This tumor is the most common malignant oral tumor in dogs. It is important to detect and treat the tumor early to lessen the risk of the disease spreading to other parts of the body.

How to Treat Black Spots on My Dog Gums

Treatment would depend on why your dog’s gums are black or have black spots in them. For a better prognosis, early treatment is advised for better recovery and to prevent further complications. Below are some treatment methods that your vet may prescribe, depending on the corresponding causes.

  • Oral care

For dogs with gingivitis, for example, an oral hygiene regimen will likely be recommended by the vet. This may consist of brushing your dog’s teeth with toothpaste for dogs (which may or may not be medicated, depending on your dog’s case).

In severe cases of black gums in dogs due to periodontal disease, professional dental care may be needed.

  • Diet changes

In mild cases of gingivitis, your vet may also recommend a certain diet, or they may require food restrictions along with your dental care regimen.

  • Medications

In specific conditions, your vet may prescribe medications. This may change depending on how your dog responds to the medications.

  • Surgery

In some cases, such as Oral Melanoma, for example, surgery may be recommended to remove the malignant tumor and prevent it from spreading.

  • Therapy

Your vet may suggest therapy, depending on your dog’s condition. Some examples include chemotherapy, radiation therapy, oxygen therapy, or immunotherapy to help your dog recover from their specific condition.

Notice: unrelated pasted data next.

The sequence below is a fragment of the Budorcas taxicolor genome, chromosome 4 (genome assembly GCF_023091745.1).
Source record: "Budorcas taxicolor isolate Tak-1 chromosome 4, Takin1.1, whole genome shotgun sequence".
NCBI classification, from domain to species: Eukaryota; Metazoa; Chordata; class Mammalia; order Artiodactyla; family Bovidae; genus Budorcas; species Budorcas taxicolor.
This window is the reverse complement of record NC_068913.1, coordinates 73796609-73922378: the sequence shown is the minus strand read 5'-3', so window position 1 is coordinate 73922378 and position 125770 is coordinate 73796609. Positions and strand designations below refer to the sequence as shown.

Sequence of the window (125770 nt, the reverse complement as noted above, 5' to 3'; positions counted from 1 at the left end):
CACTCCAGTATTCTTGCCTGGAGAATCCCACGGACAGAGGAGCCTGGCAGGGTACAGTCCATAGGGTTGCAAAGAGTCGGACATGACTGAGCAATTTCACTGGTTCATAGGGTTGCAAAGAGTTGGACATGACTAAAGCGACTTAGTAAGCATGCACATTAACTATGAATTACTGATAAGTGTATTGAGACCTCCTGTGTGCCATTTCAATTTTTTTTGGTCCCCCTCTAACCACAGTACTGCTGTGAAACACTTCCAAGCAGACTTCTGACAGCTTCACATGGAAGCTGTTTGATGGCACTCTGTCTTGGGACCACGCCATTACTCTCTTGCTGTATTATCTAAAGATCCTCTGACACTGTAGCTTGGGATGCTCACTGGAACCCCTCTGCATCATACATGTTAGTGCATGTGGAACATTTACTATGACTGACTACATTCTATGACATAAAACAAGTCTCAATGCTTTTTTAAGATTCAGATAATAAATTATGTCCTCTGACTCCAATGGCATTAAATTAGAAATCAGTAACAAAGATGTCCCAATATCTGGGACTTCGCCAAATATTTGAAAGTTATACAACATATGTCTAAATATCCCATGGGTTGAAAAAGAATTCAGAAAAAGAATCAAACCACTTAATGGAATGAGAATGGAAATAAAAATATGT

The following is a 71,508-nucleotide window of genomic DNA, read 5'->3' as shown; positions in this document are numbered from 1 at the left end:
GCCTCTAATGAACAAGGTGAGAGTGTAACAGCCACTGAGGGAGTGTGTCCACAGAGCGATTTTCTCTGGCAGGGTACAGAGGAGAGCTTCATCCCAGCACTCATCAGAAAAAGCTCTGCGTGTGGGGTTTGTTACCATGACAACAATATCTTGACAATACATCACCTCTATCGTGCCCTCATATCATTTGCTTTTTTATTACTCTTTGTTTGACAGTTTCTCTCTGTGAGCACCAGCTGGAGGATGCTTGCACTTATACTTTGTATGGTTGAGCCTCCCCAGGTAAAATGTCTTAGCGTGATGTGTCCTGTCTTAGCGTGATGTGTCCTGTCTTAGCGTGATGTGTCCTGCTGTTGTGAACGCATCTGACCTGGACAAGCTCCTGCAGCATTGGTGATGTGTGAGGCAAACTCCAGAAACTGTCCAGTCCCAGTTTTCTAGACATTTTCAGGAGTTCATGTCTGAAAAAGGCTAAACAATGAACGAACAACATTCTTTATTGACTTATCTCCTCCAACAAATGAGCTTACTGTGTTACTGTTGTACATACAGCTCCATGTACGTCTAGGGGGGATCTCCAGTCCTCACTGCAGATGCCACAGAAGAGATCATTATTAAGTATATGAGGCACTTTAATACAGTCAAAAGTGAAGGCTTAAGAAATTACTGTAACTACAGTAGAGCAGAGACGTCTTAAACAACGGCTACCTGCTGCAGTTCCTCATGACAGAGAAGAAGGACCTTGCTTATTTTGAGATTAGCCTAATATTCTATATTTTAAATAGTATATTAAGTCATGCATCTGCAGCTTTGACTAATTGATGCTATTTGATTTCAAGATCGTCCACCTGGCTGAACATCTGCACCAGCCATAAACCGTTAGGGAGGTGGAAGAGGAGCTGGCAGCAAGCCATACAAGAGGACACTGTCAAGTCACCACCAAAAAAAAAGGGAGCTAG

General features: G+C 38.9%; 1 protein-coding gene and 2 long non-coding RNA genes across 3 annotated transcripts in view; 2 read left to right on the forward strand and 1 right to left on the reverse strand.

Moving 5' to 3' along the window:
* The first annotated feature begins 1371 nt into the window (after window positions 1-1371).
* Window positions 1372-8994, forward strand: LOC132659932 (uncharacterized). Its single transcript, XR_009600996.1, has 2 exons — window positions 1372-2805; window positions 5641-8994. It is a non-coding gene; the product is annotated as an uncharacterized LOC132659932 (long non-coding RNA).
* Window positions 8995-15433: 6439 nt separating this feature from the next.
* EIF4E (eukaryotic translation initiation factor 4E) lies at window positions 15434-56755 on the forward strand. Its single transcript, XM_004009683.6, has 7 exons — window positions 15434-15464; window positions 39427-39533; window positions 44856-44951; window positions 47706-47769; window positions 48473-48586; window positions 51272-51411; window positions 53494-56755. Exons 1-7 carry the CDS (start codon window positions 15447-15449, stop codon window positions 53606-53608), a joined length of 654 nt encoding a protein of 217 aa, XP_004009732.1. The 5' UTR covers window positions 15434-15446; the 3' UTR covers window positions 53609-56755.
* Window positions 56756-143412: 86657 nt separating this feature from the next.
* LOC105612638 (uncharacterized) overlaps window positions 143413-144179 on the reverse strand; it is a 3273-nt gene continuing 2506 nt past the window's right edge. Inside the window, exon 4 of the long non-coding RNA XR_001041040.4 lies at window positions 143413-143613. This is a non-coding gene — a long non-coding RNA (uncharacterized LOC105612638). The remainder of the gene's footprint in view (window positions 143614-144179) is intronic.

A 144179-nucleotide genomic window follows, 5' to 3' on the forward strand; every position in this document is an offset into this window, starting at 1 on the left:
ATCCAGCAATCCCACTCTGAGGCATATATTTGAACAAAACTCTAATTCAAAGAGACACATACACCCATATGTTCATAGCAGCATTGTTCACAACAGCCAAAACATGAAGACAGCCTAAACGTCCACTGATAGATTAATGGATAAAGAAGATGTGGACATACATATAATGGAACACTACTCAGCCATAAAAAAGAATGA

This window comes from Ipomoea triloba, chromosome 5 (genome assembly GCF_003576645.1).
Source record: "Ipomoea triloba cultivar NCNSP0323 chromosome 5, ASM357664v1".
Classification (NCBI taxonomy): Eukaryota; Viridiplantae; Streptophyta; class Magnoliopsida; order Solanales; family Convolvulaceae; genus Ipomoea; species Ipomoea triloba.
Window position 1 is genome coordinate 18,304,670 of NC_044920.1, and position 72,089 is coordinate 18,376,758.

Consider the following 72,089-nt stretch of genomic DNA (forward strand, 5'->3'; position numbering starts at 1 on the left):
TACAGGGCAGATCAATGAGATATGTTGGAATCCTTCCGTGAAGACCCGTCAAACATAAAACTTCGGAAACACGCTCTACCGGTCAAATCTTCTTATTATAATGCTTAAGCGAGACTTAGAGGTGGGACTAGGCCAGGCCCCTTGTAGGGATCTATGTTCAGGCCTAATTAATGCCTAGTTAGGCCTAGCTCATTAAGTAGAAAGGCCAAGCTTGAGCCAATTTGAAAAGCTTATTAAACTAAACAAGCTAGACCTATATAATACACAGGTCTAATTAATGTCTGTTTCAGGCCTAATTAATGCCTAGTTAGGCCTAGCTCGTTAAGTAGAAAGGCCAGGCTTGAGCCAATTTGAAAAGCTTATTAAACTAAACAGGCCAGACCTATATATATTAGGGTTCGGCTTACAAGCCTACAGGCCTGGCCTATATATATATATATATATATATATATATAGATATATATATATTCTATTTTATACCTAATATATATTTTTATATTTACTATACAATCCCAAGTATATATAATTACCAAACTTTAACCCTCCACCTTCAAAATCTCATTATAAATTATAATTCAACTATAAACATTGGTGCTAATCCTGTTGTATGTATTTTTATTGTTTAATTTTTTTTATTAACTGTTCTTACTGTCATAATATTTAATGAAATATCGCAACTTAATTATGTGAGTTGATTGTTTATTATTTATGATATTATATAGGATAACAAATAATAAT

Read more: Pale Gums in Dogs: Causes, Symptoms, and Treatment

How Can the Emergency Fund Help with Treatment

Though we never want our pets to get into an emergency, we can never be sure when it may happen. Because of this, it’s best to be prepared. Having a Pet Emergency Fund will be a lifesaver when our pets do get into an emergency.

For example, if our dog’s gums turn black due to severe periodontal disease, which would need immediate treatment, a pet Emergency Fund would cover the expenses of treatment while you focused on taking care of your canine companion. That way, you won’t have to worry about the expenses involved in providing your dog with the medical care that they need.


My dog has black gums and bad breath. What does it mean?

Black gums accompanied by bad breath may mean that your dog has dental disease. It’s best to have your dog checked out by the vet immediately to have a proper diagnosis and treatment in place. Doing so may go a long way toward preventing complications.

What breed of dog has black gums?

The dog breeds that naturally have black gums or black spots on their mouth, gums, and tongue include:

  • Chow Chow;
  • Dalmatian;
  • Shar Pei;
  • Irish Setter;
  • Australian Shepherd;
  • Mastiff Breeds;
  • Pit Bull Breeds;
  • Newfoundland.


There are cases where black gums in dogs are not a cause for worry, as in the case of dog breeds that have naturally black gums. However, when black is not the normal color of your dog’s gums, it may indicate an underlying cause that needs to be addressed as soon as possible.

Accompanying symptoms may give you a clue as to the cause, but remember the importance of consulting with your veterinarian to determine the exact cause and find options for treatment.